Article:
Reply to: An Obesity Problem In The Orthodox Community?
8 hours 6 min ago
I am not Jewish but I noticed too that orthodox Jews in London are very overweight- oddly enough, men are more likely to be overweight than women!
Reply to: Passover’s Call to Action—Escape from the Slavery of Self-Imposed Limitations
8 hours 38 min ago
Jennifer, my sentiments exactly! Thank you, Rabbi Levy.
Reply to: New Hope For Gay Orthodox Jews
9 hours 33 min ago
"Thinking Clearly" says: ". . . love cannot negate any wrongdoing. For based on your [Rekal's] logic all the negative commandments could or should, from your viewpoint, be allowed.
While his objection has merit if taken literally, one problem with it is that authentic love doesn't drive one to do wrong [Corinthians 13]. That being the case, in principle there is no conflict between homosexual love, if it's authentic, and the negative commandments.
The $64 question is: Is there such a thing as "authentic homosexual love"? "Thinking Clearly" simply assumes that there is not. Except he begs the question. Isn't whether homosexuality is a sin or not the very point in dispute? in other words, "Thinking Clearly" assumes that which he's obliged to prove?
Interestingly, "Thinking Clearly" relies on passages in the Torah and Old Testament, for example, Leviticus, to make his case against homosexuality. In other words, he has surrendered his rational faculty to an external authority. But the Old Testament admonishes us to reason together. And that's just what I intend to do.
The Torah and Old Testament are not to be interpreted blindly. Only a prophet speaks directly the will of God. The rest of us must hash the meaning of things out on our own using reasoning. So someone quoting this or that passage from some revered document to make his case against homosexuality is not nor should not be of itself compelling.
As a matter of fact, recent exegesis of the clobber passages in Leviticus and Romans by Christian scholars of ancient languages pulls the rug out from under religious homophobes who too long have used them as a justification for stigmatizing, persecuting, and killing homosexuals.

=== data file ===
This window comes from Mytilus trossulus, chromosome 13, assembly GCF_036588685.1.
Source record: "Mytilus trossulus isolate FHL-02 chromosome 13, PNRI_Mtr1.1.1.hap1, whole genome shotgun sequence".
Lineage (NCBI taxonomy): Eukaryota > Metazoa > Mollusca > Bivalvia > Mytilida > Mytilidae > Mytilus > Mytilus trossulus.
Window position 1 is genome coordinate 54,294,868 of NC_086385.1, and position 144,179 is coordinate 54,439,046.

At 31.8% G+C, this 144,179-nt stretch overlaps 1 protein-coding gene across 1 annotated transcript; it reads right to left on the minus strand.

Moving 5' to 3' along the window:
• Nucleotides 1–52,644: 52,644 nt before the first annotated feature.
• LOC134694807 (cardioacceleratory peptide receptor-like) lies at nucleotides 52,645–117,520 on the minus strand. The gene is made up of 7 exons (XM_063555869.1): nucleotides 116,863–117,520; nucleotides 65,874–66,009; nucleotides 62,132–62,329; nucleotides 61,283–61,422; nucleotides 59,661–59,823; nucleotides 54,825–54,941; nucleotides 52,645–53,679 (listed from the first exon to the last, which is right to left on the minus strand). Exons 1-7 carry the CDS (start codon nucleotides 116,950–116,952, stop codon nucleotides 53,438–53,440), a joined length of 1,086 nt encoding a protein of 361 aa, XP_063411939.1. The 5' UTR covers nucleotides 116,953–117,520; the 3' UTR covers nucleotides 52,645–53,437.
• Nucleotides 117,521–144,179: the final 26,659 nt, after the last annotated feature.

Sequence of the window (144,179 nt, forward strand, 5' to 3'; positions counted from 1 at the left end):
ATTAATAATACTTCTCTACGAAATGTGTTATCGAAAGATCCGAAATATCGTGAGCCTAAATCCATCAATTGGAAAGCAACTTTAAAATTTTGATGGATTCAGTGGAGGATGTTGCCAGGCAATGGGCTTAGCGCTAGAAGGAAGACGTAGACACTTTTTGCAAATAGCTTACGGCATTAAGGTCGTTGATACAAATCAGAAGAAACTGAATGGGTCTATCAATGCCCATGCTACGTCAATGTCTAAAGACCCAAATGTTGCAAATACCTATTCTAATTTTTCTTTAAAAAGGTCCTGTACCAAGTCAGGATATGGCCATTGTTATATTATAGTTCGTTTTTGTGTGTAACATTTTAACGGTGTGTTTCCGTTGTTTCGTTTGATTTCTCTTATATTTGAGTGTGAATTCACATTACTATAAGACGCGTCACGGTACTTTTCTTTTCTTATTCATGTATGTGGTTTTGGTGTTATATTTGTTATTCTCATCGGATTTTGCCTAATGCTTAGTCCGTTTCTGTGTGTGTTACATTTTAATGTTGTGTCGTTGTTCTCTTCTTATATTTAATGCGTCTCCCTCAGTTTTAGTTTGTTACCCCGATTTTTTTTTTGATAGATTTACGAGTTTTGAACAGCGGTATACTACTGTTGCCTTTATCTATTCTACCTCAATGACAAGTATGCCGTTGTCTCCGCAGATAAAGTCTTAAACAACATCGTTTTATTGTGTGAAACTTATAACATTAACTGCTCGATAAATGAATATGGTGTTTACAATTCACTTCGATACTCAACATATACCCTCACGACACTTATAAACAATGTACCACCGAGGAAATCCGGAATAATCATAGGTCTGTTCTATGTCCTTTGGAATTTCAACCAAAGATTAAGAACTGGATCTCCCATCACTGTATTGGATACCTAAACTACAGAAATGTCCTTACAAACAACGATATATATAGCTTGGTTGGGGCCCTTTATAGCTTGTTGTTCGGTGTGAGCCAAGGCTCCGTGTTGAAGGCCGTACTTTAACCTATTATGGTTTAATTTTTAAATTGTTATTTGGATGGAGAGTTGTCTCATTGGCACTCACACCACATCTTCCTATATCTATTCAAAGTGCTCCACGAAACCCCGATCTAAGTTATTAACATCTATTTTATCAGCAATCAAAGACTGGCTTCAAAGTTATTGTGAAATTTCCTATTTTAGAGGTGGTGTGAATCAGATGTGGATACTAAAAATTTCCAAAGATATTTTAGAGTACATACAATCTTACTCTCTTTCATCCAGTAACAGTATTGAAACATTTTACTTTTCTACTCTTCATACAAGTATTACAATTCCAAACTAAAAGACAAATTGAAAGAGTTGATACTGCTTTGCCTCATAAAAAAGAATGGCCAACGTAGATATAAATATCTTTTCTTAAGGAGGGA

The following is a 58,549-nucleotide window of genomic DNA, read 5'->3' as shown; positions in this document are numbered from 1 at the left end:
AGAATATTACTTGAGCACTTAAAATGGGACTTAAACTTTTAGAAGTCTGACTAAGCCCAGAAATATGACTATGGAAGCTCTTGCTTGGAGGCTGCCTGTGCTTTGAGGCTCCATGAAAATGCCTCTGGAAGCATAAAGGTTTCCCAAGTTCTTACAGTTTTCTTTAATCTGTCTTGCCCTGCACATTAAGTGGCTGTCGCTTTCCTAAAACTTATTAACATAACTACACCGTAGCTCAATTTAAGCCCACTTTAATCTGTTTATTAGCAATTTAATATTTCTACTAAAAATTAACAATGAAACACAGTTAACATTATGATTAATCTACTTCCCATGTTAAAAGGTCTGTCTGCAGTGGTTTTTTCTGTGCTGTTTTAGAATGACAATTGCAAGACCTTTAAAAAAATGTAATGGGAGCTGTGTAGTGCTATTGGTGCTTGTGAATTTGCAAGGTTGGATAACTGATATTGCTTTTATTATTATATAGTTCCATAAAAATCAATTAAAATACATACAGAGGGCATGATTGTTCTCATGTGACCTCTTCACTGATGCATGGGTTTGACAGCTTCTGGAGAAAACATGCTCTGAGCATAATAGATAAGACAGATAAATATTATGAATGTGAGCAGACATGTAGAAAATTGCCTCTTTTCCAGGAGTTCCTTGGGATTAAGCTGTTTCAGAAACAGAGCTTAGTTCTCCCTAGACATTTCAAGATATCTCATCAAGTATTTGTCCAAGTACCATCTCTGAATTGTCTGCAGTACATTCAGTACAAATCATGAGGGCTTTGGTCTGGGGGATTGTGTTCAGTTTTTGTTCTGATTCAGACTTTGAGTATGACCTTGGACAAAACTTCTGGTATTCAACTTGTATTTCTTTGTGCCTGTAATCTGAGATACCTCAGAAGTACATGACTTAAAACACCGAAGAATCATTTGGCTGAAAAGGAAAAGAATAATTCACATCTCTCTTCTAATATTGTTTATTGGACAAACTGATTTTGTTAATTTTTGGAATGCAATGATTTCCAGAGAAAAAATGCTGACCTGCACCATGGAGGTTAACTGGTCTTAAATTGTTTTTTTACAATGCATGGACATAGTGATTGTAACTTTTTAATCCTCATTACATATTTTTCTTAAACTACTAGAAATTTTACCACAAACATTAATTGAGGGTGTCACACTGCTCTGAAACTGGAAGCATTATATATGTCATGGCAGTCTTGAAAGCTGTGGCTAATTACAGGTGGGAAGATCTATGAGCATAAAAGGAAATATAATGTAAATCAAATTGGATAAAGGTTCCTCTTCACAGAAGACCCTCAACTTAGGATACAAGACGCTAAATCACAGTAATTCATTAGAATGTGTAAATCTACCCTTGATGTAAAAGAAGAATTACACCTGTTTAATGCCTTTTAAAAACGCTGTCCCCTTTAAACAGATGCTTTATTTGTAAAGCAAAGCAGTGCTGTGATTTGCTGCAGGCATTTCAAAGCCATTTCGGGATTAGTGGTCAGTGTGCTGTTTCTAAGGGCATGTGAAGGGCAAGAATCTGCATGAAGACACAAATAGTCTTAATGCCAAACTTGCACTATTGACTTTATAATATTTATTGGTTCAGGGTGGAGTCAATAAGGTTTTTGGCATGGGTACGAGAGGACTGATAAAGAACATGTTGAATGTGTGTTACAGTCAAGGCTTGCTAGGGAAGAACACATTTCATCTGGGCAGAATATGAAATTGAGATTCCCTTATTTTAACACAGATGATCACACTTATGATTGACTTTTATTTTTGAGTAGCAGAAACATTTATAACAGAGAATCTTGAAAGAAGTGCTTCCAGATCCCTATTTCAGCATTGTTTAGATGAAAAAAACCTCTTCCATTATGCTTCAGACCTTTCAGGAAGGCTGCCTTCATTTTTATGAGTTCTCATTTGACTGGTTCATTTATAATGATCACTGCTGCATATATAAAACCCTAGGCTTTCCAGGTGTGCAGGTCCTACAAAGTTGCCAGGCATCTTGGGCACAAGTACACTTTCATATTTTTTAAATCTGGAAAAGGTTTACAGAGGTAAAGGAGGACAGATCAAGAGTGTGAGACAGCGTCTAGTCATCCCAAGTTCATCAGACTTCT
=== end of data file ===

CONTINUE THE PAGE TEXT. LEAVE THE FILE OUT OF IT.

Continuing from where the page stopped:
No longer can homophobes deploy those scriptures unchallenged to justify their calling committed homosexual relationships an abomination. The case is now as strong against the traditional homophobic interpretation of the clobber passages as the case for it. Did I say "as strong"? I mean to say, "stronger."
Lastly, if the orthodoxish rabbis belonging to the Rabbinical Council of America have altered the direction of their thinking on the subject of homosexuality, tacitly condemning themselves for the position they took in the past on it, that same-sex attraction is socially acquired and therefore curable [the assumption of the now thoroughly discredited reparative therapy hoax], which they now no longer think, then what other change in their thinking are they going to surprise us with in the future on the selfsame subject? Or are they finished thinking?
You Torah-loving and Leviticus-loving homophobes look out. I sense a gale coming that will blow you right off your feet and away. All I have to say is, good riddance.
Reply to: Omer Counting in the Digital Age
11 hours 51 min ago
Reply to: Can Autism Acceptance and Autism Recovery Coexist?
22 hours 18 min ago
Perfectly, thoughtfully, truthfully stated, Sean MacNair. Thank you for your insight. This autism mom, activist and advocate appreciates your candor and honestly very much.